On the same show Paula made “Swiss Steak” and it’s moreso a normal recipe I guess, but I’ve never made it that way. I used “cubed steaks” just one way generally — pound them flatter with flour, and brown in oil and butter on each side in a skillet (cast iron being best,) and then let all the meat cook a bit longer on a low heat. Before cooking them I often carmelize a very large sweet onion in the very skillet the meat will cook in, and then hold the onions in a dish, and when the meat it done put the meat on a platter with a foil tent covering it, put the onions back into the skillet, stir to loosen up and warm up, then put in a cup of sour cream with 1 tsp. of salt, stir to warm, not boil. That is a lovely carmelized onion beef sour cream sauce to use with the meal. On top of the meat, or dipping the meat, or mixed with rice, etc.

Paula used cubed steaks, seasoned them, put flour on them (but no pounding) and brown them in a cast iron dutch oven, then pulled them out, put in green bell pepper slices, onion slices, and garlic … canned tomatoes, and eventually put the steaks back in and added water and cooked on a low heat for a while.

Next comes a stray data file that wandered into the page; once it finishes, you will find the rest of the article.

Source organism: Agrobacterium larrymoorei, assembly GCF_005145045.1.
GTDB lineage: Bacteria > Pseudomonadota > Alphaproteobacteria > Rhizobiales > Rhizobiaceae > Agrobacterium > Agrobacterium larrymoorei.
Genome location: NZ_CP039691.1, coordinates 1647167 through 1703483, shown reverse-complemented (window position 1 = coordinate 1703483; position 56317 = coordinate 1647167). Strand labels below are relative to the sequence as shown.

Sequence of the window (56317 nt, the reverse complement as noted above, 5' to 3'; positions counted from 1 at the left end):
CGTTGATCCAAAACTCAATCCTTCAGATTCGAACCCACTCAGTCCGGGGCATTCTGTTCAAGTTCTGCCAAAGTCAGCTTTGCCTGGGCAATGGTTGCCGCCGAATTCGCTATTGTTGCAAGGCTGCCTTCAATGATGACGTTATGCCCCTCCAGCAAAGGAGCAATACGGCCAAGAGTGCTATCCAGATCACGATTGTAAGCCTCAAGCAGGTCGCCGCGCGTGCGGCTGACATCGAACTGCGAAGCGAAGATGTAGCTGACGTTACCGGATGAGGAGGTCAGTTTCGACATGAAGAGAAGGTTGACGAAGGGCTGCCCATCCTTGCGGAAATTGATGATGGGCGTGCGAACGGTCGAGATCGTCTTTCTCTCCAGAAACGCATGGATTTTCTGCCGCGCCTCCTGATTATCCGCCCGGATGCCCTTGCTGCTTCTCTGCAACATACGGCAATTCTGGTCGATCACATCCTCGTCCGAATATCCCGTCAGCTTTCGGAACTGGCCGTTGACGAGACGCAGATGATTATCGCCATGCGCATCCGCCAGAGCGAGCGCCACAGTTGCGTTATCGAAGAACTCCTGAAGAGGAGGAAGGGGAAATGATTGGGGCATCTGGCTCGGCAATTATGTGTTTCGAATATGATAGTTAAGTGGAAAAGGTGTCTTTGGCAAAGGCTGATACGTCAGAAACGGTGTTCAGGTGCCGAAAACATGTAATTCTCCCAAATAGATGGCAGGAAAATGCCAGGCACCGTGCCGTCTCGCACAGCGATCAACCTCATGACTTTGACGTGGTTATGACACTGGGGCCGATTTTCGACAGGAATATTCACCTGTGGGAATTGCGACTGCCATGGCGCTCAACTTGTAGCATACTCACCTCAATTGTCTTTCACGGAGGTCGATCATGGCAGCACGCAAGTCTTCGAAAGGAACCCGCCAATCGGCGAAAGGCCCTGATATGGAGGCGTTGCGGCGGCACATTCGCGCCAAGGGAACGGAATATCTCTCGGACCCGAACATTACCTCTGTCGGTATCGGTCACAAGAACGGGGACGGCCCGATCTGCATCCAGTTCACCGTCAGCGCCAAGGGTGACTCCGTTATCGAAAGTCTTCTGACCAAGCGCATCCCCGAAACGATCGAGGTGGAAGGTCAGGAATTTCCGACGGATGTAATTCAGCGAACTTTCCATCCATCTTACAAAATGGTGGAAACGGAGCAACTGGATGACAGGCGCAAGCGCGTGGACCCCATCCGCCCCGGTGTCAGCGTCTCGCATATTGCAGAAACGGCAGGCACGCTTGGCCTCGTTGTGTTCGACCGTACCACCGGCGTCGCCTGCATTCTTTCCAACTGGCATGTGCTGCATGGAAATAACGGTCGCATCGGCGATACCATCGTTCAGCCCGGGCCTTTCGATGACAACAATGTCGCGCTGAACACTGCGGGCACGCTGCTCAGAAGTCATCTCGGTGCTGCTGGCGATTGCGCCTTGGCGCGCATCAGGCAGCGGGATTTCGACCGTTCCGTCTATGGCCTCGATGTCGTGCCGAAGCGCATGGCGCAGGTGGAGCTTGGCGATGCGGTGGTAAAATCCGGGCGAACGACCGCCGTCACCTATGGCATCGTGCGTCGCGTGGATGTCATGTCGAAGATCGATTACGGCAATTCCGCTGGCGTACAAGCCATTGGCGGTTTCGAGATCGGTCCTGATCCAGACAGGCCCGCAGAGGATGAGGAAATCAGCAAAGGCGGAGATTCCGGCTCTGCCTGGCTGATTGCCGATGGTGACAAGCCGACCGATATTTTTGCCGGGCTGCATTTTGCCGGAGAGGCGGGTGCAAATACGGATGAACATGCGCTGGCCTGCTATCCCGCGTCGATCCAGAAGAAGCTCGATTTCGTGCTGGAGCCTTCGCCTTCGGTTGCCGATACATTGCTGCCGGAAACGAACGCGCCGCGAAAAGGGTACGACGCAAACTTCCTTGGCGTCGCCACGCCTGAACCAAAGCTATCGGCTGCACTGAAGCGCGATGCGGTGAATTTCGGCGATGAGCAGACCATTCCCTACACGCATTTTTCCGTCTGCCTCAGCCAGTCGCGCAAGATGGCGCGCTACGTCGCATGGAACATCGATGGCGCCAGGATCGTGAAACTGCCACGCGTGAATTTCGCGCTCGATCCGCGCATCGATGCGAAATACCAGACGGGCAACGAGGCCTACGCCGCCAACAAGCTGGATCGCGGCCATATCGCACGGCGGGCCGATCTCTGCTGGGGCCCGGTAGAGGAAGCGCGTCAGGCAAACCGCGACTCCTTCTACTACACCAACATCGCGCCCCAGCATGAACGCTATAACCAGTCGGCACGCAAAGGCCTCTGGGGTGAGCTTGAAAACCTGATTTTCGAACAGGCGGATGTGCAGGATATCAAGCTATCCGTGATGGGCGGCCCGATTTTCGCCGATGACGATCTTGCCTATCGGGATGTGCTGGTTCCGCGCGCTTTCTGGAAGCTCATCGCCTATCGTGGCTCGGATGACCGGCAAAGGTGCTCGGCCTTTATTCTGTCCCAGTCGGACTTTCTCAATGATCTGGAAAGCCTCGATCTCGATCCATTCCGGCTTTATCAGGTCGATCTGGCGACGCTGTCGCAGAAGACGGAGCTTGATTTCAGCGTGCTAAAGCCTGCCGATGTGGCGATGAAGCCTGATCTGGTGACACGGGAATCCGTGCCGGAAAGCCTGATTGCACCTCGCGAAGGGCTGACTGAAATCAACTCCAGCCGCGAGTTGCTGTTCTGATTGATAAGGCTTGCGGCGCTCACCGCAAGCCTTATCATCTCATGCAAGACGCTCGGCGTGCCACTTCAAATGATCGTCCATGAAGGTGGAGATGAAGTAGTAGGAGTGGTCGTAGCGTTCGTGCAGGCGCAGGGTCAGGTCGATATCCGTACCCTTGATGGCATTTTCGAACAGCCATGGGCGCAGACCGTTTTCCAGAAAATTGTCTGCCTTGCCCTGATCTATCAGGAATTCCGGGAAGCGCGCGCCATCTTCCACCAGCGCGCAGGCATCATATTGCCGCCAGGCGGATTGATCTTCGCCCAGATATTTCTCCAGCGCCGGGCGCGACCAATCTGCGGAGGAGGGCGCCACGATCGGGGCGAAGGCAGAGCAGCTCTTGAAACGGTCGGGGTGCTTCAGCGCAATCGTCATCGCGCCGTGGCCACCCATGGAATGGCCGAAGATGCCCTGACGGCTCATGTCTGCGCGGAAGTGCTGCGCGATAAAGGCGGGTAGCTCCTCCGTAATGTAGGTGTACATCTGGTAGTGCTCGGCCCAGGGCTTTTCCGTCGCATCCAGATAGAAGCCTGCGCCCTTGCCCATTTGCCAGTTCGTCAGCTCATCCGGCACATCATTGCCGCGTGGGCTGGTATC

I decided to do that, so I went to the website and printed the Swiss Steak recipe and put it in my binder, sent DH to the meat store to get some cubed steaks since we didn’t have any (but I meant to have some in the house the last time we got meat) and made that for dinner along with the mac and cheese.

Oooh, it was so good! I used Red Bell Peppers, don’t like green, and prefer the Red for their vitamin content anyhow. The Swiss Steak was a great hit for the whole family, but I most particularly loved it and said I’d make this at least twice a month, and maybe never make that other cubed steak dish I make again. (It’s good, but I’m really tired of it, KWIM?)

Last week I saw another show, which gave me an idea to make my usual asian inspired dish, red peppers and onions and tamari sauce , etc. and usually has noodles in it, and beef …